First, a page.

Thursday, August 1, 2013

When Love Was Born

We love because he first loved us. 1 John 4:19
Jesus replied: "Love the Lord your God with all your heart and with all your soul and with all your mind." Matthew 22: 37

      It is remarkable that while the Scriptures give us a distinct recital of the infancy of Jesus and make no attempt to disguise the fact that he was an infant with the veritable helplessness incident to such condition, yet it is not the littleness of the babe that arrests the Scripture's attention, nor the meaningless frailty of the babe that those Scriptures underscore. Neither Mark nor John has anything to say of an infant Jesus, and the other evangelists treat his infancy only as an incident, and portray it in a way intended to draw the whole consciousness of the reader off from the mere boyish features of the situation and to center that consciousness upon the wonderfulness, the kindliness and divineness of the being who passed through the gateway of infancy only because that was the sole means of becoming perfectly man.
      The evangelists were not interested in Jesus because he was little, not drawn toward him in sympathy because he was helpless, but already dealt with him reverently because he was king and worshiped him because he was Christ, the Lord.
      No stringed instrument, was ever constructed in such perfection that it would not flat by use, and, however much we may say of that still finer instrument we call the human conscience, that, too, flats by use. It is forever sagging below the key to which it is naturally pitched, and requiring the Christmas love and awakening to stiffen it up again. We learn during the year to do wrong without feeling the wrong of it, and that means that our deeds are likely to determine our conscience rather more than our conscience to determine our deeds. Men never trust their watches when they are out of order, and do not even take care to celebrate Christmas in the Christlike sense in order that they may set their consciences right again.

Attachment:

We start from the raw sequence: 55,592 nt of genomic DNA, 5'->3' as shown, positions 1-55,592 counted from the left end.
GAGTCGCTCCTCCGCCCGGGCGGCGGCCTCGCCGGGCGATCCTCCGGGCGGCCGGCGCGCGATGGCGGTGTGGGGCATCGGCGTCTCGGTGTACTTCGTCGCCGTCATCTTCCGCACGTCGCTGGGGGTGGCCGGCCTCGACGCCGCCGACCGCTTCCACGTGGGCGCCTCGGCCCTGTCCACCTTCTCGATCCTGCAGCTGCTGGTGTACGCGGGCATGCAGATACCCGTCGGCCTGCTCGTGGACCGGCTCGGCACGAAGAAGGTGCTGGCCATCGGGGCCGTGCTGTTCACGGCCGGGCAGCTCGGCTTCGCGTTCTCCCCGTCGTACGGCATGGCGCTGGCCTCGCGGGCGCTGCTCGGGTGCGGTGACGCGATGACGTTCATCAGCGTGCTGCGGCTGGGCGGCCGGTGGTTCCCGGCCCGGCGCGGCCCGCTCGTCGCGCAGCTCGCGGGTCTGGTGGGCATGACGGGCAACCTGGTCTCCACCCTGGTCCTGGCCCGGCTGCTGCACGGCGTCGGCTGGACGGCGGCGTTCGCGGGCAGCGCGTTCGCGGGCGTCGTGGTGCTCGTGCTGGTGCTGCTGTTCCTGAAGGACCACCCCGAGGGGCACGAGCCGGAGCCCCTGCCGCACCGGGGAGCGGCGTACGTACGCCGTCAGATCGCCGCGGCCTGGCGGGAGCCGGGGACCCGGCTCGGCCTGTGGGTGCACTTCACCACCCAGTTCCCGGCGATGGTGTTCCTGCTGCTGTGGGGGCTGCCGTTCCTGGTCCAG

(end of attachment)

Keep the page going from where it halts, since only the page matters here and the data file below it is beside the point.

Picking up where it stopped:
There is a great deal of love in the world, and its amount is increased by the tokens which it annually makes of itself, exactly as river beds are deepened by the very currents which slip over them and plow their way through them. But just as it is a fact that in the middle of the day we forget the sun because the light which it sheds fills the world so full of brightness as to chase from our minds thoughts of the sun itself that the brightness springs from, so are Christmas days crowded with the interchange of love tokens that it is surprisingly easy, right at Christmas, to forget him whose presence in the world for eighteen hundred years has done so much to soften human hearts. My message on this Christmas, so near to the end of the century, is to remember Jesus even at this season as the Christ and King and not as the Bethlehem infant, to key our consciences each recurring Christmas and oftener by his precepts, and not to forget, least of all at Christmas time, to try to foster a love for one who first of all loved us. Dr. Charles H. Parkhurst, Reformer, 1898

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